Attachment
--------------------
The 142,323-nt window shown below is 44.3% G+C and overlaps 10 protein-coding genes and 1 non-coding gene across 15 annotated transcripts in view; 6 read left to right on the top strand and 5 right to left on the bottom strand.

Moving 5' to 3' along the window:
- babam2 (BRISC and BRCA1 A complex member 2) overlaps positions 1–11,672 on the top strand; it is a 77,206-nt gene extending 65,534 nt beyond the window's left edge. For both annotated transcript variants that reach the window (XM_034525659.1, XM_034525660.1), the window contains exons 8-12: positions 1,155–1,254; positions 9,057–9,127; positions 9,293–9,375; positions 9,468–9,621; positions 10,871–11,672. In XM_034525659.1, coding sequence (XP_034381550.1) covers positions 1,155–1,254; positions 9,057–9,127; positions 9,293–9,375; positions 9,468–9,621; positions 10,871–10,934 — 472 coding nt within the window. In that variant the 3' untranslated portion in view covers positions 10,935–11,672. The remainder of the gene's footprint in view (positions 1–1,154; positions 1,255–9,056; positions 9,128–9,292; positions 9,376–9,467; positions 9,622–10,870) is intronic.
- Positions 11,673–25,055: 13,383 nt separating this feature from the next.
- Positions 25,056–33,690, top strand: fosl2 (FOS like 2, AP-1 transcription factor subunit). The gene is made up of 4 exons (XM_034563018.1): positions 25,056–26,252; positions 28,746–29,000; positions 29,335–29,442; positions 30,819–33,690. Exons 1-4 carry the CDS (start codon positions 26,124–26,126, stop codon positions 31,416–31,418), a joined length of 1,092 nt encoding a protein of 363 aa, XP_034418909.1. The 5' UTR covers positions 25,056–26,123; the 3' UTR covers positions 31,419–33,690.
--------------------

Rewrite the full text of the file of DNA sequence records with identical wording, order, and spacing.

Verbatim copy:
The 142,323-nt window shown below is 44.3% G+C and overlaps 10 protein-coding genes and 1 non-coding gene across 15 annotated transcripts in view; 6 read left to right on the top strand and 5 right to left on the bottom strand.

Moving 5' to 3' along the window:
- babam2 (BRISC and BRCA1 A complex member 2) overlaps positions 1–11,672 on the top strand; it is a 77,206-nt gene extending 65,534 nt beyond the window's left edge. For both annotated transcript variants that reach the window (XM_034525659.1, XM_034525660.1), the window contains exons 8-12: positions 1,155–1,254; positions 9,057–9,127; positions 9,293–9,375; positions 9,468–9,621; positions 10,871–11,672. In XM_034525659.1, coding sequence (XP_034381550.1) covers positions 1,155–1,254; positions 9,057–9,127; positions 9,293–9,375; positions 9,468–9,621; positions 10,871–10,934 — 472 coding nt within the window. In that variant the 3' untranslated portion in view covers positions 10,935–11,672. The remainder of the gene's footprint in view (positions 1–1,154; positions 1,255–9,056; positions 9,128–9,292; positions 9,376–9,467; positions 9,622–10,870) is intronic.
- Positions 11,673–25,055: 13,383 nt separating this feature from the next.
- Positions 25,056–33,690, top strand: fosl2 (FOS like 2, AP-1 transcription factor subunit). The gene is made up of 4 exons (XM_034563018.1): positions 25,056–26,252; positions 28,746–29,000; positions 29,335–29,442; positions 30,819–33,690. Exons 1-4 carry the CDS (start codon positions 26,124–26,126, stop codon positions 31,416–31,418), a joined length of 1,092 nt encoding a protein of 363 aa, XP_034418909.1. The 5' UTR covers positions 25,056–26,123; the 3' UTR covers positions 31,419–33,690.